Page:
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Salem decided to launch a new service for carpooling to connect drivers with empty seats to people travelling the same way. Riders are charged small amounts of money compared to other means of transportation and drivers can earn money without wasting time. The ride fee is mainly dependent on the distance between the trip starting point and the destination. In order to beat competitors in the same market, Salem decided to make the service free of charge between any two points having more than one path to reach one another. For simplicity, we can assume that the city in which he will launch his service is modeled as an undirected graph having N nodes and M edges. All edges have the same length of 1 unit distance. A path is a sequence of edges connecting a sequence of nodes which are all distinct from one another. Salem wants your help to give primary estimates for the revenue of his service by calculating the distance between all pairs of nodes which have a unique way to reach one another and ignoring all pairs having more than one way between each other. In your revenue analysis, you must count each pair only once.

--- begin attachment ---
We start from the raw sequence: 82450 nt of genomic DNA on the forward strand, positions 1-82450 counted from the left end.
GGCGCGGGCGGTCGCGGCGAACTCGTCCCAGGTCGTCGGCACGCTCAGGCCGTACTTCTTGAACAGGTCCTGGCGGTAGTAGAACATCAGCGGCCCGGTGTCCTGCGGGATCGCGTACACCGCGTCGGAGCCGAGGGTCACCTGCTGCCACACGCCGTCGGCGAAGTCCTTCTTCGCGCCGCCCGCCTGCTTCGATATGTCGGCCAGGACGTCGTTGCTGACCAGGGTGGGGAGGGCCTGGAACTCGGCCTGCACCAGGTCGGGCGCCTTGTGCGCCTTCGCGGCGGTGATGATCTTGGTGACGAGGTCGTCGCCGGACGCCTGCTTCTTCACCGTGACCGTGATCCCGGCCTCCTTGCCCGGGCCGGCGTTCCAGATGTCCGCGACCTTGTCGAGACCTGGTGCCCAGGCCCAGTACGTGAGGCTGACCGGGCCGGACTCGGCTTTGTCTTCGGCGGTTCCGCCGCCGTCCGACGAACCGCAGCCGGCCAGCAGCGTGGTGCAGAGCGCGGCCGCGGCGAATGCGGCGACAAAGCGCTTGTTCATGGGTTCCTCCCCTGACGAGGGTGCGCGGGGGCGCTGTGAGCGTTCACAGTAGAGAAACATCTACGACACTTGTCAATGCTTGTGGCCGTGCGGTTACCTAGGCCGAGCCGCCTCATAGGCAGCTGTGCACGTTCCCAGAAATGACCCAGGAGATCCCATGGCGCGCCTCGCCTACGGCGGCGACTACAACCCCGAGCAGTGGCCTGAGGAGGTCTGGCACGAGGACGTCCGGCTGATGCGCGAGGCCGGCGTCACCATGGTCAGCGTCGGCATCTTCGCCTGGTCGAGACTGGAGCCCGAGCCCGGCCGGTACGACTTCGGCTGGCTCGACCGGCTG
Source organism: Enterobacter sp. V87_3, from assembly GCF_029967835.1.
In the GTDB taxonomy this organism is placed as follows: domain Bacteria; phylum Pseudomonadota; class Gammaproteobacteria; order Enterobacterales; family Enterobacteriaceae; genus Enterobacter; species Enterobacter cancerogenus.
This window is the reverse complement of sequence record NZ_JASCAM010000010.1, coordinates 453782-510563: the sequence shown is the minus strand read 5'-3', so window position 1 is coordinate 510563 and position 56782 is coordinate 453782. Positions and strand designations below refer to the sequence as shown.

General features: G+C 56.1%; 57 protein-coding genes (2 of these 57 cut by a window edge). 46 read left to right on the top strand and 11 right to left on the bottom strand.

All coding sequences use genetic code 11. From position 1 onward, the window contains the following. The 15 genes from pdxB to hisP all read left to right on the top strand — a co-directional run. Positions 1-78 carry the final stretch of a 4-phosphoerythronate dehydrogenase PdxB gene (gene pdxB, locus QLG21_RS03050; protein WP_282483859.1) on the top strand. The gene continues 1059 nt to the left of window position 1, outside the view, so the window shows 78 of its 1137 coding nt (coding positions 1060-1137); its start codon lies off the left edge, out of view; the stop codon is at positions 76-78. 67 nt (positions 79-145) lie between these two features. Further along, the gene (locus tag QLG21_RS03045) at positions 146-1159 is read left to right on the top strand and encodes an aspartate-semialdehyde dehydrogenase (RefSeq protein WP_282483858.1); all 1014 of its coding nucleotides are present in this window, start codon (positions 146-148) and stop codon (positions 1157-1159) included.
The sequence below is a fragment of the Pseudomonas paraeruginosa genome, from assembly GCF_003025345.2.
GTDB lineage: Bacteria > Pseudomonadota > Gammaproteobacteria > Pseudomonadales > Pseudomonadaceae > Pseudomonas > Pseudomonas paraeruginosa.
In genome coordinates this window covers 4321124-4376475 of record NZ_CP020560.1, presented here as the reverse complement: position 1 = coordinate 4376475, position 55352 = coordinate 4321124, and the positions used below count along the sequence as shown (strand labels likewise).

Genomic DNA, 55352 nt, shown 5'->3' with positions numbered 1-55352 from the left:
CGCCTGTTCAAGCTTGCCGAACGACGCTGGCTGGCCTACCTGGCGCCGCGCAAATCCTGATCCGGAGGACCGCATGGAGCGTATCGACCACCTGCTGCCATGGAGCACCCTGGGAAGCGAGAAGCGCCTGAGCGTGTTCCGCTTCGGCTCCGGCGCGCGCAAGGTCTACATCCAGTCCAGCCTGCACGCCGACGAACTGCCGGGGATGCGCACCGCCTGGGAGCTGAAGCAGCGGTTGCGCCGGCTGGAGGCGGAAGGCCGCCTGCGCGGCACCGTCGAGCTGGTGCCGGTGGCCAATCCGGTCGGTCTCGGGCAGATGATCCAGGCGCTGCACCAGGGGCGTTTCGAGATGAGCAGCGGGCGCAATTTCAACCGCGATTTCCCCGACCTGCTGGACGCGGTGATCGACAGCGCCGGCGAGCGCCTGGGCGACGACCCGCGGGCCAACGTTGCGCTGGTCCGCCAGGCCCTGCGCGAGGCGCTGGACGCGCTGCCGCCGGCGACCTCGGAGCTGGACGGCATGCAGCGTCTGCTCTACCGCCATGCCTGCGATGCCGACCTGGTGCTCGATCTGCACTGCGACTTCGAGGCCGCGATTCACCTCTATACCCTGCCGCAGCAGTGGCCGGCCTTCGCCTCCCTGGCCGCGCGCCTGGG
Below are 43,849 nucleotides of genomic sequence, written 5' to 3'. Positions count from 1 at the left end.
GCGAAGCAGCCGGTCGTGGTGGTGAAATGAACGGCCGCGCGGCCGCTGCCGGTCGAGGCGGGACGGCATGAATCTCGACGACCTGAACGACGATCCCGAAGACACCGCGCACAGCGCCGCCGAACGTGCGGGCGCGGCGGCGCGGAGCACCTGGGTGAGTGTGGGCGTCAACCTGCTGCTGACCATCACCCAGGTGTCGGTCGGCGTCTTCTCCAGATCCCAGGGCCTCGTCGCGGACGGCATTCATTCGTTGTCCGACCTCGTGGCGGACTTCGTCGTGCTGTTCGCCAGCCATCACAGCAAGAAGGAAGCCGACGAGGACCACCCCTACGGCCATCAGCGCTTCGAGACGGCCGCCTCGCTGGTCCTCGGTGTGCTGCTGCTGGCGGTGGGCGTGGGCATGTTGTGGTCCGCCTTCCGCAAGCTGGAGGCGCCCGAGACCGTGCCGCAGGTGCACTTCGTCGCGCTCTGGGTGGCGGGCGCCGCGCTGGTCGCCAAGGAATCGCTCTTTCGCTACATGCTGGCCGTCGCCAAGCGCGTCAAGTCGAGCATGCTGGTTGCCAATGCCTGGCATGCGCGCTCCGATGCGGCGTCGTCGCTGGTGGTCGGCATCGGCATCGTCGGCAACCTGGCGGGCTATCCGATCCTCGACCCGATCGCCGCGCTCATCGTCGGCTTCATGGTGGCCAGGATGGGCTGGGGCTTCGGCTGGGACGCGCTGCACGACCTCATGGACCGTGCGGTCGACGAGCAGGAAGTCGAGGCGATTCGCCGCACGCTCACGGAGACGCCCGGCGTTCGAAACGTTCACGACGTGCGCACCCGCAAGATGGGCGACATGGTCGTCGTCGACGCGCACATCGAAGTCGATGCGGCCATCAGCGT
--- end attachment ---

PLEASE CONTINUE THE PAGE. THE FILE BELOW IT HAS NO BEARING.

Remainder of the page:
Your program will be tested on one or more test cases. The first line of the input will be a single integer T, the number of test cases (1 ≤ T ≤ 50). Followed by T test cases. The first line of each test case will contain two integers N (1 ≤ N ≤ 50, 000) and M (0 ≤ M ≤ 150, 000), the number of nodes and edges in the city. They are separated by a single space. The following M lines will each contain a pair of integers x and y (1 ≤ x, y ≤ N), separated by a single space, which means that node x is connected to node y. It’s guaranteed that the input will not contain more than one edge between any two nodes or an edge from a node to itself.
For each test case, print a single line containing an integer representing the total distances between all pairs of nodes having a unique way to reach one another.
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